"The sunflower guy's been back again...," I comment as I sweep up shell casings from the floor. He comes like a shadow at night-- this time the evidence is more far flung than usual-- even to the entrance to the womens' restroom. Is 'sunflower guy' [gasp] a woman? I wonder.

This isn't a stadium. We can't just take a giant hose and spray down the aisles-- This is a movie theatre. We have 16 screens and each screen hosts a film an average of five times a day-- that's 80 shows with varying turnaround times that never seem to be long enough. And unlike what you might think, we generally don't have an army of people to clean-- just a handful of us who have to work fast.

I often wonder about human decency. When you put your ABC gum in the cup-holder, do you ever stop to think that another human being will have to clean that up? Are you doing everyone a favor by taking fourteen napkins and kicking your popcorn tub underneath your seat as far as you possibly can? I still haven't forgotten [or forgiven] the guy in the last row of the lengthy "Curious Case Of Benjamin Button" who just couldn't wait and chose to whip it out, pee in a cup, and leave that gift for someone else to find--that someone was me. Humans are nasty, dirty, tasteless creatures.

What happened to etiquette? What happened to class? Does it just not exist anymore outside the fictional world of shows like Mad Men? When did it become okay to trash movie theaters? As I child, the cardinal rules drilled into me were 1) Clean up after yourself and 2) Learn to share. Surely, other people remember those lessons. American 'throw away' culture seems to endorse that it's okay to trash public places-- ah, we're Americans-- so leisurely and privileged. We're exempt from cleaning up after ourselves. That's why they hire help to do it for us.

It wasn't always this way. In the time of movie palaces, vendors hawked their wares outside, but theater owners didn't allow food in. Their palaces were treated as such-- kept as pristine and upscale as possible. However, popcorn kernels and wayward candy-wrappers crept in from the outside world, despite attempts to keep the mess out. The procession continued...and soon, theater-owners, searching for new sources of revenue, began selling snacks themselves. Movie house were built more modestly to accommodate the change and the film exhibition industry began to build an empire that today has concessions linked hand-in-hand with the movie-going experience. Today, concession sales continue to be a lucrative money-maker for theaters [since the highest percentages of ticket sales is money in the studios' pockets.] No fear-- the overpriced movie snack bar is hear to stay.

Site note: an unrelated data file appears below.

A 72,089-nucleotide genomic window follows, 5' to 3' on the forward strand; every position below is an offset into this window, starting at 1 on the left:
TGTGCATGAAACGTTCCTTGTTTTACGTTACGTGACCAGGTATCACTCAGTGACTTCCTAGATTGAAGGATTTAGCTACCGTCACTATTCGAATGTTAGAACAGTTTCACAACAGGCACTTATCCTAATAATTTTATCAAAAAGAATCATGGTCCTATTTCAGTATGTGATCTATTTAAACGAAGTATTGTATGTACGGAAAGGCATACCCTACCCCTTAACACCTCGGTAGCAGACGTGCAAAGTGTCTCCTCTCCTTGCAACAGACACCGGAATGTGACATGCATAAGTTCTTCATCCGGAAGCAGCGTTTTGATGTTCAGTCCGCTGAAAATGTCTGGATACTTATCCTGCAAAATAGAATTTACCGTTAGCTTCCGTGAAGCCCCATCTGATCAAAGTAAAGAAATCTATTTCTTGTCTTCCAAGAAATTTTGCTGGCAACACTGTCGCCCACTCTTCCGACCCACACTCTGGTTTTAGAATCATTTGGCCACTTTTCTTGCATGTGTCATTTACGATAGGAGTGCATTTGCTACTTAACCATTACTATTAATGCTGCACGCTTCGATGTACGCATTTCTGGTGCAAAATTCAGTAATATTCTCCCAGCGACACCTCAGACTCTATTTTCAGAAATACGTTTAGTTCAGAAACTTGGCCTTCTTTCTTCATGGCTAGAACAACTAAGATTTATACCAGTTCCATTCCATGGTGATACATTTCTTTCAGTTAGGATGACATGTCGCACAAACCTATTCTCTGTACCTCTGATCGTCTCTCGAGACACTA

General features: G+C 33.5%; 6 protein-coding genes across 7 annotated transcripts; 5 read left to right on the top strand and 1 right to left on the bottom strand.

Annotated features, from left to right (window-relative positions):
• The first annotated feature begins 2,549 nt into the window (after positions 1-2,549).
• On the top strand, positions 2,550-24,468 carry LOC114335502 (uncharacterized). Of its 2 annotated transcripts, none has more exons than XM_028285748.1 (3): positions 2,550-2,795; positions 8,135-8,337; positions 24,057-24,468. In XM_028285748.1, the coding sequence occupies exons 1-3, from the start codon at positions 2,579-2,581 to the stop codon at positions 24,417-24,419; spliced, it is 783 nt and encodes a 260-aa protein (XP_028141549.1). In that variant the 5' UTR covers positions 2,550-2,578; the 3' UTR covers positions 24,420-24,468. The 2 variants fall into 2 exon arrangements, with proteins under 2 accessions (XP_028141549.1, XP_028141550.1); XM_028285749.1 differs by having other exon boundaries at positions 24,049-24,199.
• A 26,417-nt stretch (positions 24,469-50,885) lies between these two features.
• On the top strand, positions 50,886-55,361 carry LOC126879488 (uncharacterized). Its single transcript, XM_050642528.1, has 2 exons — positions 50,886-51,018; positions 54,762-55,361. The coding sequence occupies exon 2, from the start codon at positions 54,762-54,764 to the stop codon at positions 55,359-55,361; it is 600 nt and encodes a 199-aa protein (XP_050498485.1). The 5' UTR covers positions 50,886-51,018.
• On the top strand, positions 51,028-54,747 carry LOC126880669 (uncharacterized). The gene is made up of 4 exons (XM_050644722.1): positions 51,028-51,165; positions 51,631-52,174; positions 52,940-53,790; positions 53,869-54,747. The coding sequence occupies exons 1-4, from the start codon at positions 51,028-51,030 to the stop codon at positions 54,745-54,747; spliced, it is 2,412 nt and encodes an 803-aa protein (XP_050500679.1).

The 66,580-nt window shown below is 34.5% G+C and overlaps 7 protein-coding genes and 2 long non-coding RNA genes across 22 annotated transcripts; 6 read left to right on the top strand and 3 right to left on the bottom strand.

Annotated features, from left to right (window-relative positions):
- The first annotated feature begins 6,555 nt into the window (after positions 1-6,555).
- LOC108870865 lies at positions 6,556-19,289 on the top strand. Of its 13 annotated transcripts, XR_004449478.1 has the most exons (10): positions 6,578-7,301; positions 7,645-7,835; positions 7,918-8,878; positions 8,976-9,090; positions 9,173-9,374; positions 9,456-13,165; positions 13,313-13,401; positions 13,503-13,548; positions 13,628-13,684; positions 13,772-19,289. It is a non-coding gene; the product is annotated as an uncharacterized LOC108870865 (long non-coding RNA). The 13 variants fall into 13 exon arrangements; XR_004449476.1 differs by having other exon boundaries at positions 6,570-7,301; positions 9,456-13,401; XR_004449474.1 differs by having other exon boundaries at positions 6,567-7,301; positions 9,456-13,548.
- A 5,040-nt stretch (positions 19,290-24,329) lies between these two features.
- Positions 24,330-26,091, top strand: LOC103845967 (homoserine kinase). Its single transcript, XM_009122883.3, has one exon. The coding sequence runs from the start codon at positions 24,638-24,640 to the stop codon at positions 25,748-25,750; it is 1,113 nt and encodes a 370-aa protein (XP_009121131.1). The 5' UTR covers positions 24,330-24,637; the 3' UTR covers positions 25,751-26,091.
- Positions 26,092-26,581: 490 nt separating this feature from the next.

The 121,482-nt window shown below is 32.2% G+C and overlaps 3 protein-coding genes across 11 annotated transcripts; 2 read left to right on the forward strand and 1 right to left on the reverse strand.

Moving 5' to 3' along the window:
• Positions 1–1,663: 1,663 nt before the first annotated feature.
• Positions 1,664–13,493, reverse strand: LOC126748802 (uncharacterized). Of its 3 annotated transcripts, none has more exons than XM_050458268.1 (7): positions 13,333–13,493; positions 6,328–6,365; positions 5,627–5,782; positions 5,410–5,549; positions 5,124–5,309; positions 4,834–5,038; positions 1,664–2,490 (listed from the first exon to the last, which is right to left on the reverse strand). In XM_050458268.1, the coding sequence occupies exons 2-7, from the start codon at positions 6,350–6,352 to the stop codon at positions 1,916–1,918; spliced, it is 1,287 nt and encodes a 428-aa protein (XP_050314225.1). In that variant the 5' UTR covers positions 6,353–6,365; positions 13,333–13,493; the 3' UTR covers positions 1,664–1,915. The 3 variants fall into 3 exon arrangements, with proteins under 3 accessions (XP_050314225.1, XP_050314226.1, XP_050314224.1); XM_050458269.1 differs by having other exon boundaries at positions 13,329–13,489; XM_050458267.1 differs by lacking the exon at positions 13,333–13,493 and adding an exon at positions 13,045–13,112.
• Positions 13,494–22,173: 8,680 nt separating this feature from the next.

I know America is not the place to eat consciously or in moderation. Maybe you're thinking that if you leave that large popcorn tub congealed in butter and the caramel treasures, you can convince yourself it never happened. The evidence is there in the dark. You can't see it and no one knows it was you. Maybe you can convince yourself that you didn't eat the whole thing and then another thing. You didn't get butter and the large soda. You were in control.

In a good horror flick, you might get startled... in a good comedy, you might laugh yourself silly as popcorn explodes in your lap. What I'm asking is that you pay a little more attention to not only what you're consuming but also what you're leaving behind-- not just in your local movie theater, but everywhere you grace the planet with your presence. Clean up after yourself. We've all gotta share this country...this planet. And in this economy, it's no stretch of the imagination that you could very well be the one cleaning up after the next show. Think about it.

Movie Genres (from worst to best in cleanliness)
ACTION {especially mindless/plotless action}
COMEDIES {gross-out and stoner comedies are the worst}
HORROR FILMS {the scarier, the better...really scared people don't eat popcorn.}
INDEPENDENT/ART HOUSE FILMS {generally attract film fanatics that respect the art form and the venue.}
DRAMA {older, more mature/sophisticated audiences. Many times, plots don't generate a craving for munchies.}